Scientific breakthroughs are becoming more difficult in Britain because of the pressure on scientists to demonstrate that their research has practical benefits before it is funded, Kostya Novoselov told The Independent.
The Nobel prize-winner, who was feted by Chancellor George Osborne for his pioneering work on graphene, said scientists increasingly have to show that their research has commercial potential.
He added that the “blue skies” nature of scientific research is critical to industrial innovation but is being stifled by academic funding bodies looking for short-term spin-offs. “We are gradually losing the blue-skies element [of scientific research]. It is very important because we lose this opportunity for breakthroughs,” he said. “You start to see more and more forms that ask you about the benefit to society from your research, and so on. It’s very hard to determine the benefit to society because science deals with something that is unknown.
“Another problem is that scientists begin to feel ashamed of negative results, which wasn’t the case a few years ago. Negative results are often as important as the positive results. The current system doesn’t tolerate failure.
“The situation is getting worse. The pot of money allocated to science is not increasing fast enough, or is even under the threat of being shrunk. But you are also seeing more and more strings attached to this money, which they shouldn’t be.”
Alongside his compatriot and colleague Professor Andre Geim, Professor Novoselov has been hailed by the Chancellor as the sort of scientist who should be encouraged to work in Britain. The Government has approved the funding of a new £61m National Graphene Institute in Manchester that is aimed at exploiting the commercial potential of their pioneering work.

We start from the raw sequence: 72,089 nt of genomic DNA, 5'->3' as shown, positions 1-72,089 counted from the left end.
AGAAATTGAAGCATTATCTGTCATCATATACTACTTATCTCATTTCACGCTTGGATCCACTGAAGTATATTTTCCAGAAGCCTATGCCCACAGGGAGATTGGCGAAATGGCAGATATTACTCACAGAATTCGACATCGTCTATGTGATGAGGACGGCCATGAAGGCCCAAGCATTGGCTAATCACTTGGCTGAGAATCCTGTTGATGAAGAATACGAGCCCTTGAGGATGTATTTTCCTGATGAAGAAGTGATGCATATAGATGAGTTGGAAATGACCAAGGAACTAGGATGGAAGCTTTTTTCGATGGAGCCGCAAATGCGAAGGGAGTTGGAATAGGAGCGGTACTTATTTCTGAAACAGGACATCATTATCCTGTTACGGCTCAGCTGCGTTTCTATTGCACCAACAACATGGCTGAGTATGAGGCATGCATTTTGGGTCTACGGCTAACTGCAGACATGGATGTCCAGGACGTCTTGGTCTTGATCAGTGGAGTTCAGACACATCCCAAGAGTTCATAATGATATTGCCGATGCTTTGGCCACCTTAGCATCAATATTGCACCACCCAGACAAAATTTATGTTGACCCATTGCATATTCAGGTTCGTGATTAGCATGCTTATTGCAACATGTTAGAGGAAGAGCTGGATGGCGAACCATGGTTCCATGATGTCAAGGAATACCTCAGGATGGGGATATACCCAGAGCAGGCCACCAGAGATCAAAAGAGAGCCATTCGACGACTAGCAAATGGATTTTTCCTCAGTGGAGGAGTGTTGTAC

Professor Novoselov, who is closely involved with the new institute, had insisted the money for it should not be diverted from Government funds for basic research. “Scientists should be given freedom of their research, and once the new breakthroughs are identified, they should be given additional funding to advance it into technology,” he said.
“Graphene is a good example, because the money given to the graphene institute is not part of the scientific budget. It’s coming from different sources” he said.
However, both Geim and Novoselov have been critical of the amount of money that the Government allocates to science. Professor Geim was one of the 53 signatories of a letter to the Daily Telegraph recently calling on the Government to boost the £4.6bn science budget rather than oversee a “policy of managed decline”.
Professor Novoselov said that Britain’s major competitors in south-east Asia, for instance, are spending about 3 per cent of GDP on science while the private and public sector together in Britain spend about 1.7 per cent on scientific research.
Even though the Government has “ring-fenced” the science budget, Professor Novoselov said a major boost to funding is essential if Britain is to stay a scientific powerhouse.
“It’s like a condemned man who is going to be shot and has been given another day to live – is that a good deal? Of course it’s a good deal with the background that everything else is being shrunk, but it is much better if this person gets pardoned completely,” he said. “If not in science, where do you see the economic growth of this country coming from?”